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You're interrogating a man suspected of the murder of his wife, but you also have other, more complicated goals. Packed with surprises, most of which will prove very confusing if you haven't been reading carefully, and requires learning-by-screwing-up (though there's a built-in explanation for that, of sorts). Some twists toward the end force you to reevaluate what's come before, but not quite as satisfyingly as other games that have pulled similar twists; the pacing doesn't work quite as well. Still, it works well and keeps you guessing.
-- Duncan Stevens
From his previous games "All Roads", "Failsafe" and "My Angel", we know
that Jon Ingold likes to experiment with the various possibilities the
medium of IF has to offer. "Insight" brilliantly continues in this
tradition. He is not through with us yet, poor experimental subjects
that we are.
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My favourite of all my games. I've been interested in the idea of "interactive flashbacks" ever since writing My Angel. There were some complaints that conversation was clunky: the system was never really meant to handle complex strings, only to pick up on keywords a little better and might have been better off going unadvertised. But as to its being horribly unfair first time round, that's probably quite true.
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Number of Reviews: 3
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This adventure is great fun: plot progression has a good pace and rarely stalls. The setting is intriguing and well crafted. A good number of puzzles, some quite hard to solve. But the real puzzle is coming to grips with the plot.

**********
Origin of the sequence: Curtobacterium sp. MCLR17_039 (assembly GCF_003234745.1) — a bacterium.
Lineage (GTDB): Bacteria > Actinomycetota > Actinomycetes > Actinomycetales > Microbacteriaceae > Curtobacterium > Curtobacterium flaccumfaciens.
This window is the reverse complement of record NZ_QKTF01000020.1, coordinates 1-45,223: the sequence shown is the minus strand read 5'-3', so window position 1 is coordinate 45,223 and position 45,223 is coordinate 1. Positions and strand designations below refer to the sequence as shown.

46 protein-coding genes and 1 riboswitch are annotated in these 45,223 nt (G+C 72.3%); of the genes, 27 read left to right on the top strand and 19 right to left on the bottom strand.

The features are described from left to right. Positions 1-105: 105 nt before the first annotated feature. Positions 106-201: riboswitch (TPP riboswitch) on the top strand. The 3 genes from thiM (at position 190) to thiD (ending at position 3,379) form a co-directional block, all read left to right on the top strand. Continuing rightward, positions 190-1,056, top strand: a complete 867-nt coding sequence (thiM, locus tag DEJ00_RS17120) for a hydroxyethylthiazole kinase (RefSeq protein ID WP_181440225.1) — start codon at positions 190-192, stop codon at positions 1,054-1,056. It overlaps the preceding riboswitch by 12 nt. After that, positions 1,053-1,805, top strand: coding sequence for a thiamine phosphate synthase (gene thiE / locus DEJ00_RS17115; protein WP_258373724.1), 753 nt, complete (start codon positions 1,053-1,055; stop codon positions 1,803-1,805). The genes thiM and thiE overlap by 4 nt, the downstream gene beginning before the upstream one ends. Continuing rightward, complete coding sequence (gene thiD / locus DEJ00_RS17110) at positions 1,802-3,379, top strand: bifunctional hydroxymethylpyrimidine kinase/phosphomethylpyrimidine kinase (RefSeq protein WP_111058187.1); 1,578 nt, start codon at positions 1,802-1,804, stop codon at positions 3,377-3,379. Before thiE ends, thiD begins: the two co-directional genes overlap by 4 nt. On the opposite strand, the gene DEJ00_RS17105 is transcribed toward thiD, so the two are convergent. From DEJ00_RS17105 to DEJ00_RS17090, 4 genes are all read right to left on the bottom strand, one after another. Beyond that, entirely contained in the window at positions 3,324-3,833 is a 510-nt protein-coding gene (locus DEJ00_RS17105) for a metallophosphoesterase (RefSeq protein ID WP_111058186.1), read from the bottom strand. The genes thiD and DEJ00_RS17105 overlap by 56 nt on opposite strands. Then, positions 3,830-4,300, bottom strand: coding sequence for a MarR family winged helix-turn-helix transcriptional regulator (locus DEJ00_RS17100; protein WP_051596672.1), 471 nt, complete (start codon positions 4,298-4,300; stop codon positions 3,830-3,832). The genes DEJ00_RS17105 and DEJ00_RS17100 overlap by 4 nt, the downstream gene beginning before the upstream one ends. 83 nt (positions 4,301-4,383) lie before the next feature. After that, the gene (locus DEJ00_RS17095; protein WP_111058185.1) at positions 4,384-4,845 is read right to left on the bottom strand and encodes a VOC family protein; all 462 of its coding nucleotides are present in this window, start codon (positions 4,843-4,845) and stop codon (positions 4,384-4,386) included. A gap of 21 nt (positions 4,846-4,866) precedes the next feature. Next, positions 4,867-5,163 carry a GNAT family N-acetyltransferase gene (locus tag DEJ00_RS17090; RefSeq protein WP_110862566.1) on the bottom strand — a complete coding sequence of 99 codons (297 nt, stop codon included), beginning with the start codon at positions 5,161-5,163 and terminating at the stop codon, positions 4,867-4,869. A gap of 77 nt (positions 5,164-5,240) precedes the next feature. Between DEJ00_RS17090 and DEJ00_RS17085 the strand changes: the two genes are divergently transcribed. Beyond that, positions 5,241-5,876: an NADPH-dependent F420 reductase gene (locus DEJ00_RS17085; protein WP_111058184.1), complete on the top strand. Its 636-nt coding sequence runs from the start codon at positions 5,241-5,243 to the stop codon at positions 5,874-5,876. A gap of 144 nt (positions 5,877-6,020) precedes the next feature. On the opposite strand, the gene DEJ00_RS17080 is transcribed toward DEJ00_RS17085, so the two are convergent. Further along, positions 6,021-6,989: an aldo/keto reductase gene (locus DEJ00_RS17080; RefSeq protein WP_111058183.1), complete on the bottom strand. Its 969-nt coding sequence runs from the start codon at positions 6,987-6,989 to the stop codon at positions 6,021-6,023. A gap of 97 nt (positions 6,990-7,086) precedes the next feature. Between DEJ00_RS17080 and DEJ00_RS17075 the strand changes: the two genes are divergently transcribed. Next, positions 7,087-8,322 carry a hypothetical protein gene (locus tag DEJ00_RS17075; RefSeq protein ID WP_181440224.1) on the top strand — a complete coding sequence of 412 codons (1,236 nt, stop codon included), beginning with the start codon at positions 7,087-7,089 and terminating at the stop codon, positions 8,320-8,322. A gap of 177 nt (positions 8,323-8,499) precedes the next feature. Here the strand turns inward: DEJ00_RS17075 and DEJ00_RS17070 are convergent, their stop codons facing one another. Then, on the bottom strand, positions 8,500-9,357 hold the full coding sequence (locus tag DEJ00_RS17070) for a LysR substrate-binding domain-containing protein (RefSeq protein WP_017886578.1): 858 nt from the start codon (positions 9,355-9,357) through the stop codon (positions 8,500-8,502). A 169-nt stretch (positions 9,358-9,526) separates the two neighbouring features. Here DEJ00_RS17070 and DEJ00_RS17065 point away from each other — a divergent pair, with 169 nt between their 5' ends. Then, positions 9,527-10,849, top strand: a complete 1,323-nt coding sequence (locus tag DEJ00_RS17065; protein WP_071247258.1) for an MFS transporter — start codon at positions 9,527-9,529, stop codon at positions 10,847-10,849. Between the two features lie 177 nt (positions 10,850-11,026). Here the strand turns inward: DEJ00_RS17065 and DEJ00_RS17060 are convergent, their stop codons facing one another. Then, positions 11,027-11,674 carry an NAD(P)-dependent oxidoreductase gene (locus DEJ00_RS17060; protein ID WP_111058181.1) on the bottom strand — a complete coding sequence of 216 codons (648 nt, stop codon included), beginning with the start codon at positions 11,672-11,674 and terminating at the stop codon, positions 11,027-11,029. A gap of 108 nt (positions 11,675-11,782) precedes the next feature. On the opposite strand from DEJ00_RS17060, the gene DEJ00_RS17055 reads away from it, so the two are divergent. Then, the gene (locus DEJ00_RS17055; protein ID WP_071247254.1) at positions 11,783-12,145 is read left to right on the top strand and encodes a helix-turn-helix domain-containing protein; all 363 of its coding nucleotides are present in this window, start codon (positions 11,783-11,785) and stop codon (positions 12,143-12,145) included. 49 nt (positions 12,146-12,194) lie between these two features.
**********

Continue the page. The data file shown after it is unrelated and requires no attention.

It's difficoult to review this game without spoiling its enjoyment. So, I'll rather stick to some general hindsight considerations about what makes it really innovative.
The game uses flashback in a way which reminds of Borges Garden of forking paths: the player has to go (must) through a series of choices that will divert plot until a dead end ... an restart from scratch and seek an alternative plot path.
Each replay benefits from the previous game experience, which is the key to step in the alternative paths. Yet, a point comes were a last path joins all the previous loose plot threads and leads to the winning situation.
"The whole is greater than the sum of its parts!"
So, not just flashback as mere information retrieval: flashback as a time-space gate. If you've seen Donnie Darko movie, you'll know what I'm speaking about.
I warn you: the final path is not in plain sight as it might seem. The author doesn't make it easy at all: subtle techniques are implemented to make you believe that you got into a dead end.
Just a little hint: Jon Ingold leaves no bugs behind him! So, if you think you've stepped into a game bug: think again! Exploit whatever the game offers you.
I really hope that Jon Ingold will be exploiting this narrative technique in future games, it could make really thik plots.
You start off interviewing a suspect. You must prove he murdered his wife. Question him, then explore his home for clues. Can you solve the tale?
The puzzles were good, straightforward and not impossible.
My only complaint is that it's not inherently obvious that you won't get through the game without restarting. I hunted down a walkthrough only to realize that you had to leave without knowing the full story.
I enjoyed the twist at the end. I won't spoil it, but it's well done.
In this game, you play a sort of police officer in space. You interrogate a murder suspect, then investigate their house. Using the knowledge from each trip, you restart and try again with new 'insight'. Each trip is fairly short.
The mechanic was fun, but the game is difficult. I strongly recommend it for puzzler fans, and just recommend it for everyone else. Has a club floyd transcript.
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